Danny Schechter (News Dissector) notes: "The biased 'poll' that MoveOn emailed to its 3.2 million subscribers read like a Soviet ballot. How many of the 3.2 million subscribers MoveOn claims even voted in this slanted survey? A tiny minority, I'm sure, although MoveOn has not responded to my request for that information. Many liberal strategists inside the Beltway believe that what the House leadership is doing is smart and practical politics. In fact, it's power politics of the worst sort, a cynical 'Let It Bleed' strategy that abandons efforts to half the war and is geared toward getting Democrats elected in 2008 by continuing to blame the continuing war on the Republicans." John Stauber (PR Watch via Common Dreams) notes the figure that voted in the poll: "Yesterday MoveOn misleadingly claimed that the results from their recent member survey showed overwhelming support for House Speaker Nancy Pelosi's bill on Iraq. 'The results are in from our poll on whether to support Speaker Pelosi's proposal on Iraq: 84.6% of MoveOn members voted to support the bill,' according to MoveOn. However, this claim flunks the smell test and is far far from accurate. MoveOn is engaging that oldest of PR games known as 'lies, damned lies and statistics.' The truth is that 96% of MoveOn's 3.2 million members did not even bother to vote in their member survey. Most of MoveOn's members probably ignored and failed to open the email, since nothing in the subject line indicated it was particularly important. MoveOn informed this reporter that about 126,000 people voted in what I pointed out to them was a very biased pro-Pelosi poll. The MoveOn question essentially provided a choice of Pelosi and peace (Yes), or Republicans and war (No). Gee, guess how that one gets answered? The real news is that 96% of MoveOn's huge list did not vote with them to support the Pelosi bill. When MoveOn says 84.6% of their members chose Pelosi's bill, they mean 86.4% of the measly four percent of their members who bothered to open their email and respond. A polling of members in which 96% do not vote is no polling at all." To repeat, the 126,000 figure was noted on page A14 of Tuesday's New York Times.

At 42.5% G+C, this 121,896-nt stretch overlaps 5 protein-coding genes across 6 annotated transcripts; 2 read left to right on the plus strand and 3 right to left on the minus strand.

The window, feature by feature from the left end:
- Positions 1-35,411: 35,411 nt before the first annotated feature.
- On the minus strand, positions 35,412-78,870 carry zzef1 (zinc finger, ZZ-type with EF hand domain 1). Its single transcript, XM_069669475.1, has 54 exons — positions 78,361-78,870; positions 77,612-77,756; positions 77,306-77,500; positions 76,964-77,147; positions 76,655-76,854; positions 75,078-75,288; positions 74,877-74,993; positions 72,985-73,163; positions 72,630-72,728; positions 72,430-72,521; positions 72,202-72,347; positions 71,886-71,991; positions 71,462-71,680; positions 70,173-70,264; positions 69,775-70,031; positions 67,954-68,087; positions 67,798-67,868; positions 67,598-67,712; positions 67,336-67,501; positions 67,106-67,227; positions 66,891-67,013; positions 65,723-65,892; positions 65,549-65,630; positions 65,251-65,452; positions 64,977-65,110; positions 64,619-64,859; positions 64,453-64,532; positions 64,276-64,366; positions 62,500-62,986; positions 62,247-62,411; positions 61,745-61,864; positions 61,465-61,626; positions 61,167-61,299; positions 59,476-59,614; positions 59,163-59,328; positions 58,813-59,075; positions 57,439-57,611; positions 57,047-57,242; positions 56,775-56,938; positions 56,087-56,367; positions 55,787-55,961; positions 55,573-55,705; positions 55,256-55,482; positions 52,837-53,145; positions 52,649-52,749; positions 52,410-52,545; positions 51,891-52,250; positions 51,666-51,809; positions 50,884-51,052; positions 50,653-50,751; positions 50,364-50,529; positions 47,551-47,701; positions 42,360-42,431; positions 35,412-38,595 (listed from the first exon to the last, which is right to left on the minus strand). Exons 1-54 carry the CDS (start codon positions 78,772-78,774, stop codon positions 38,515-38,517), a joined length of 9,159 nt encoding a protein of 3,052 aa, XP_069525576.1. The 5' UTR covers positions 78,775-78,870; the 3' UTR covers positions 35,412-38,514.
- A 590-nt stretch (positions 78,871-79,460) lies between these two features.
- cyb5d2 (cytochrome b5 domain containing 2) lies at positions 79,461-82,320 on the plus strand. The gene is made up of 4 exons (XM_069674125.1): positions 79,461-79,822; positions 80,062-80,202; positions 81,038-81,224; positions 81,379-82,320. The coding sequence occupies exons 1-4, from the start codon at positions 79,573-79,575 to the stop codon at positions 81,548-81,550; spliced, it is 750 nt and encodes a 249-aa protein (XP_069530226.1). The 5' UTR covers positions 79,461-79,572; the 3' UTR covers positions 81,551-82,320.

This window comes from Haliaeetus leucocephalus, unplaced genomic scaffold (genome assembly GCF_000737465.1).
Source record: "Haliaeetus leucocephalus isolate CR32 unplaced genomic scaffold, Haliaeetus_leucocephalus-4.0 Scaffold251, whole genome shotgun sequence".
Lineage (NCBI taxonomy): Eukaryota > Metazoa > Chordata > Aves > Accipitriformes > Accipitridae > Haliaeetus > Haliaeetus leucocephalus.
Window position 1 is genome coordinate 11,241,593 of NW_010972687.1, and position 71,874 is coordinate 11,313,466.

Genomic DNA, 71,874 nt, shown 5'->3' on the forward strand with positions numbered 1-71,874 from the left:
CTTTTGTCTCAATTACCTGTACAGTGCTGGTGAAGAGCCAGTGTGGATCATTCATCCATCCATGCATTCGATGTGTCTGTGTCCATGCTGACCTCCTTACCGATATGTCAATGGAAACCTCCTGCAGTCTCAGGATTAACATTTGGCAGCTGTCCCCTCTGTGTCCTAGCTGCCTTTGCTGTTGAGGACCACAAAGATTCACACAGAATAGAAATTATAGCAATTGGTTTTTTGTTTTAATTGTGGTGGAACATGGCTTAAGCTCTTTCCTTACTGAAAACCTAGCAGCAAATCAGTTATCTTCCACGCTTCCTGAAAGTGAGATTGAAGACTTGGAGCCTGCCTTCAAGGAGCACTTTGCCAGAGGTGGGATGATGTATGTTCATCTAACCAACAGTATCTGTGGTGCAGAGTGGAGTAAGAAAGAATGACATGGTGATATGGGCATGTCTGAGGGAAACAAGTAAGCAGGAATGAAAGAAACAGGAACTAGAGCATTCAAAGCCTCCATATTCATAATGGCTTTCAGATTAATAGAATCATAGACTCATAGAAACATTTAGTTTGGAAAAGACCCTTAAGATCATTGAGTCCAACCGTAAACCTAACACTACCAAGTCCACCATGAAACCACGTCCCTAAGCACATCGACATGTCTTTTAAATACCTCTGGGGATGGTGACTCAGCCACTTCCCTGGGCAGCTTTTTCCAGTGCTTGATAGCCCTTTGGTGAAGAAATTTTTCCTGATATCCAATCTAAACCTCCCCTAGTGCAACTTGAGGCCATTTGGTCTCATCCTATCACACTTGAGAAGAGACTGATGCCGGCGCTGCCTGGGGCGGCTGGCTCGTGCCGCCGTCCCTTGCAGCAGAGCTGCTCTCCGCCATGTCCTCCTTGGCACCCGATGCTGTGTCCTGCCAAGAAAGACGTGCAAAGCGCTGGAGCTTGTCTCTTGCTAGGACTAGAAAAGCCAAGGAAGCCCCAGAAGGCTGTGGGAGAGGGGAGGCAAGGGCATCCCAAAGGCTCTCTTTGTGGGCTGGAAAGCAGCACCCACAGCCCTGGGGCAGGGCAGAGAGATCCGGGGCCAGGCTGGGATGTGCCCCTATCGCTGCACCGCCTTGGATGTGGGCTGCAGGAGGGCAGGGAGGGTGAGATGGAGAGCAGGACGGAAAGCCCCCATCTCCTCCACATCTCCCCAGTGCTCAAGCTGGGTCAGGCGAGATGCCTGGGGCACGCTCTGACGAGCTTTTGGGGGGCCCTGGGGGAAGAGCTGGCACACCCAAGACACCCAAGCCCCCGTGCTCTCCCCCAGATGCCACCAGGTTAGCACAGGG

While WalkOn provides cover, many still object.
Kevin Zeese (Democracy Rising) has posted an open letter from Cloy Richards (former Marine and son of Tina Richards) which concludes: "Either way the ball is in your court. Will you make the bold adjustment necessary by voting no against the supplemental, or will you support this bill simply voting along party lines and exposing your true cowardice? Make the right choice and vote your conscience -- thousands of lives depend on it." Also weighing in is Veteran Intelligence Professionals for Santiy with an open letter (at Truthout) signed by their steering group (Ray Close, Larry Johnson, David C. MacMichael, Ray McGovern and Coleen Rowley) which concludes: "Domestic politics is not part of our portfolio, but as American citizens, parents and grandparents, we will permit ourselves this observation. We note that the amendment offered by Congressomwan Barbara Lee, mandating the supplemental funding be used exclusively for the 'safe and complete withdrawal' of all US troops and contractors from Iraq not later than December 31, 2007, offers the most realistic approach in terms of what the US can accomplish on the ground in Iraq. The main difference boils down to the saving of thousands of American and Iraqi lives this year, with little-to-no chance for the administration to diddle Congress. Your draft legislation makes the dubious assumption that the president believes the Constitution still applies to him -- and that he should be taken at his word. Rather, his behavior has shown that he has little but contempt for Congress, which he has had little trouble manipulating -- at least until now. Again, what remains indisputably in your quiver is the power of the purse. This is your chance to use it, and save an untold number of lives in the process. You may wish to let the chips, rather than our soldiers, fall where they may." As Rep Woolsey noted, Democratic House leadership has decided there will be no amendments. As noted Tuesday, other groups speaking out against the Pelosi backed measure include Military Families Speak Out, Iraq Veterans Against the War and Veterans For Peace. In addition, US House Rep and 2008 presidential candidate Dennis Kucinich is asking that people call their Congress members (202-22403121): "Instead of true accountablility on the war, this week Congress may give the President and Vice President more than $100 billion to keep the war going through the end of their term. More war, more civilian deaths, more U.S. soldiers killed or maimed. Less money for housing, for health care, for education, for seniors here at home as we borrow money from Beijing to keep the war going in Baghdad. Instead of accountability, the appropriations bill will mandate the privatization of $6 trillion in Iraq oil assets, and it will provide money which can be used to attack Iran in an attempt to grab another $6 trillion in Iranian oil assets for the oil companies. We must support the troops, stop the war, end the occupation, and support HR 1234." (To read HR 1234 -- in PDF format -- click here.)